October 2016: Journal of Trauma and Acute Care Surgery
Rebekah C Kennedy, Russell R Fling, Michael S Robeson, Arnold M Saxton, Robert L Donnell, John L Darcy, David A Bemis, Jiang Liu, Ling Zhao, Jiangang Chen
Alteration of gut microbial colonization process may influence susceptibility of the newborn/infant to infectious and chronic disease. Infectious disease risk leads to widespread use of non-prescription antimicrobials in household products such as Triclocarban (TCC), an antimicrobial compound in personal care products. TCC concentrates in and is transferred through the milk to suckling offspring. TCC exposure during gestation and lactation significantly reduced phylogenetic diversity (PD) among exposed dams and neonates...
2016: Scientific Reports
Nora Luethi, Luca Cioccari, Marco Crisman, Rinaldo Bellomo, Glenn M Eastwood, Johan Mårtensson
BACKGROUND: It is uncertain whether liberal glucose control in critically ill diabetic patients leads to increased ketone production and ketoacidosis. Therefore, we aimed to assess the prevalence of ketosis, ketonuria and ketoacidosis in critically ill diabetic patients treated in accordance with a liberal glycemic control protocol. METHODS: We performed a prospective observational cohort study of 60 critically ill diabetic patients with blood and/or urine ketone bodies tested in ICU...
2016: Critical Care: the Official Journal of the Critical Care Forum
Sabri Soussi, Benjamin Deniau, Axelle Ferry, Charlotte Levé, Mourad Benyamina, Véronique Maurel, Maïté Chaussard, Brigitte Le Cam, Alice Blet, Maurice Mimoun, Jêrome Lambert, Marc Chaouat, Alexandre Mebazaa, Matthieu Legrand
BACKGROUND: Impact of early systemic hemodynamic alterations and fluid resuscitation on outcome in the modern burn care remains controversial. We investigate the association between acute-phase systemic hemodynamics, timing of fluid resuscitation and outcome in critically ill burn patients. METHODS: Retrospective, single-center cohort study was conducted in a university hospital. Forty critically ill burn patients with total body surface area (TBSA) burn-injured >20 % with invasive blood pressure and cardiac output monitoring (transpulmonary thermodilution technique) within 8 h from trauma were included...
December 2016: Annals of Intensive Care
Toshifumi Asada, Rei Isshiki, Naoki Hayase, Maki Sumida, Ryota Inokuchi, Eisei Noiri, Masaomi Nangaku, Naoki Yahagi, Kent Doi
Application of acute kidney injury (AKI) biomarkers with consideration of nonrenal conditions and systemic severity has not been sufficiently determined. Herein, urinary neutrophil gelatinase-associated lipocalin (NGAL), L-type fatty acid-binding protein (L-FABP) and nonrenal disorders, including inflammation, hypoperfusion and liver dysfunction, were evaluated in 249 critically ill patients treated at our intensive care unit. Distinct characteristics of NGAL and L-FABP were revealed using principal component analysis: NGAL showed linear correlations with inflammatory markers (white blood cell count and C-reactive protein), whereas L-FABP showed linear correlations with hypoperfusion and hepatic injury markers (lactate, liver transaminases and bilirubin)...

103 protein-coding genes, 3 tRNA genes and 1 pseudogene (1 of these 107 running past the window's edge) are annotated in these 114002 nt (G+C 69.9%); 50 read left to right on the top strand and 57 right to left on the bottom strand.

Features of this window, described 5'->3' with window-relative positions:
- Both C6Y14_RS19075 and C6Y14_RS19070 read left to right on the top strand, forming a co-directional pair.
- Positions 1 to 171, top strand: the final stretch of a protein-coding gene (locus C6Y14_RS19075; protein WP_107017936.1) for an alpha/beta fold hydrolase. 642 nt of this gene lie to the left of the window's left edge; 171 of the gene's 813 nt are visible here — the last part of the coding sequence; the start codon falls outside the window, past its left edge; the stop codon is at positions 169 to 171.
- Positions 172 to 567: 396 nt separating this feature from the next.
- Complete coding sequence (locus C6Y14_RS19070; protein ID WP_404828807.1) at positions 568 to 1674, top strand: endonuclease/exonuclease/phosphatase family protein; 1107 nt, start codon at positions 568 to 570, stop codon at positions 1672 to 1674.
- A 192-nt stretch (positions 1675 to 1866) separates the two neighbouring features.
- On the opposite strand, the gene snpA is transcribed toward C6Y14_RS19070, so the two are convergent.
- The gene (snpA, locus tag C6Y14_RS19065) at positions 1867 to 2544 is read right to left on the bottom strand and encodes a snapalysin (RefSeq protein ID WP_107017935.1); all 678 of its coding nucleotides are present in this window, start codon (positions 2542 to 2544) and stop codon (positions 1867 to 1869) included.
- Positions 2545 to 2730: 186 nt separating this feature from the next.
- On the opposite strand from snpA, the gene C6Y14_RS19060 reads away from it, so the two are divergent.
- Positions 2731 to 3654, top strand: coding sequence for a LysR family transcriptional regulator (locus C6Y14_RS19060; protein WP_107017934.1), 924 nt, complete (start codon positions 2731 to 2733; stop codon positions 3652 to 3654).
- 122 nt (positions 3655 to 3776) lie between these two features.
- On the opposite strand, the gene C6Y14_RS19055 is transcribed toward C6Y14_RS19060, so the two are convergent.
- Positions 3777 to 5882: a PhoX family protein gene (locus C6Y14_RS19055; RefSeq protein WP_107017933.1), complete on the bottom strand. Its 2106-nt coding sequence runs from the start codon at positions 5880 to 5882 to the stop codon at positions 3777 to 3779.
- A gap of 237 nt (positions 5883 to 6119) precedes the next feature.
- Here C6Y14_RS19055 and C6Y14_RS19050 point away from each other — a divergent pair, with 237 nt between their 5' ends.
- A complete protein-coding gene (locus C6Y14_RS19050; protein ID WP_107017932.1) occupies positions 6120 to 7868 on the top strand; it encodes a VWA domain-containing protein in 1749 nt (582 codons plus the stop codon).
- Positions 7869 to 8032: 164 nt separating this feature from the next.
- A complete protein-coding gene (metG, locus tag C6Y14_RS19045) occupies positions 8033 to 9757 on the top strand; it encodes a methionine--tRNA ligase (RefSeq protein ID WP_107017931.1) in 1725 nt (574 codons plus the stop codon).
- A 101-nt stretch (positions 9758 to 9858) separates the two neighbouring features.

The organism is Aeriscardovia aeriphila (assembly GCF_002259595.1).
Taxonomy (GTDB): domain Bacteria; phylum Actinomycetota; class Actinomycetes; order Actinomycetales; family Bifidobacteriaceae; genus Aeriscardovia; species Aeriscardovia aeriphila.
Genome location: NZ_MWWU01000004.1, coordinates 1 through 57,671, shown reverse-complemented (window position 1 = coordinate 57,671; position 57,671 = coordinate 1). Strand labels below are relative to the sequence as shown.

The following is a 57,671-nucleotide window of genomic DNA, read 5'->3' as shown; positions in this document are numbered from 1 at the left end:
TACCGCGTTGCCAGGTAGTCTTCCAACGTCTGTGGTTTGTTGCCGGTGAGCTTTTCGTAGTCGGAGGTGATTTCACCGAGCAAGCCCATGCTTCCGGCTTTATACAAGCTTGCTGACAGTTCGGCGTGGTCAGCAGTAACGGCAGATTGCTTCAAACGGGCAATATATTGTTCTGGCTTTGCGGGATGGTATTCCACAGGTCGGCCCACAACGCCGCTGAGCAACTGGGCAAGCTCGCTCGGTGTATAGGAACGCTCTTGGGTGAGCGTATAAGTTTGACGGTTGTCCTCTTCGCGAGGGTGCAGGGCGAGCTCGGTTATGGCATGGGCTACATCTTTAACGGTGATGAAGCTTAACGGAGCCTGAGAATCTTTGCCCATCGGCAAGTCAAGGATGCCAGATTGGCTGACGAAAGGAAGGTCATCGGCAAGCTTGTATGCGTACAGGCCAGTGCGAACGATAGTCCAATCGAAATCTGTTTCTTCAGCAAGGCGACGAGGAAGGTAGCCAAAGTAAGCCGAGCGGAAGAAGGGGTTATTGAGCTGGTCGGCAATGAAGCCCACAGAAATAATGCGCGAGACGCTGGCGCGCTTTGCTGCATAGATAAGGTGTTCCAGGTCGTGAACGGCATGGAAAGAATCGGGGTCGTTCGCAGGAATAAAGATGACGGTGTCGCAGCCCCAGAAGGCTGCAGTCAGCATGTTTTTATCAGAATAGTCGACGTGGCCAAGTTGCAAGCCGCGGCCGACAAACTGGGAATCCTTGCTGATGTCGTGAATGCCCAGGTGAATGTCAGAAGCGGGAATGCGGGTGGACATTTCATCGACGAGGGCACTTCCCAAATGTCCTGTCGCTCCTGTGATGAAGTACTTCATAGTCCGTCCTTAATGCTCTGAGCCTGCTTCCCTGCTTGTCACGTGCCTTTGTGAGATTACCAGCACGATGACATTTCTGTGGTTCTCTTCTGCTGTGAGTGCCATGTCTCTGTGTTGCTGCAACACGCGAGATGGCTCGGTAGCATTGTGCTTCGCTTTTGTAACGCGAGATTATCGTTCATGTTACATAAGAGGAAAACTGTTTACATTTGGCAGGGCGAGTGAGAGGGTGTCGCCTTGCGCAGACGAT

2016: Scientific Reports
Ender Gedik, Neslihan Yücel, Taylan Sahin, Erdinc Koca, Yusuf Ziya Colak, Turkan Togal
PURPOSE: The aim was to assess outcomes for pregnancies in which hemolysis, elevated liver enzymes, and low platelet (HELLP) syndrome develops and the patient requires transfer for critical care. MATERIALS AND METHODS: The cases of women with HELLP syndrome who delivered at our tertiary center or surrounding hospitals and were admitted to the intensive care between January 2007 and July 2012 were retrospectively analyzed. Results were compared for the surviving and non-surviving patients...
September 6, 2016: Hypertension in Pregnancy
(no author information available yet)
OBJECTIVE: To observe the occurrence rate of elevated serum amylase and lipase in critically ill children, to explore the relationship between elevated pancreatic enzymes and pancreatic injury, and the effect of elevated pancreatic enzymes on state of illness and the prognosis. METHOD: The data of cases treated in pediatric intensive care unit(ICU) of 17 children's hospitals were collected prospectively from January 2012 to March 2014 according to the inclusion and exclusion criteria...
September 2016: Zhonghua Er Ke za Zhi. Chinese Journal of Pediatrics
Stella Andrea Glasmacher, William Stones
BACKGROUND: Lactate concentration is a robust predictor of mortality but in many low resource settings facilities for its analysis are not available. Anion gap (AG), calculated from clinical chemistry results, is a marker of metabolic acidosis and may be more easily obtained in such settings. In this systematic review and meta-analysis we investigated whether the AG predicts mortality in adult patients admitted to critical care settings. METHODS: We searched Medline, Embase, Web of Science, Scopus, The Cochrane Library and regional electronic databases from inception until May 2016...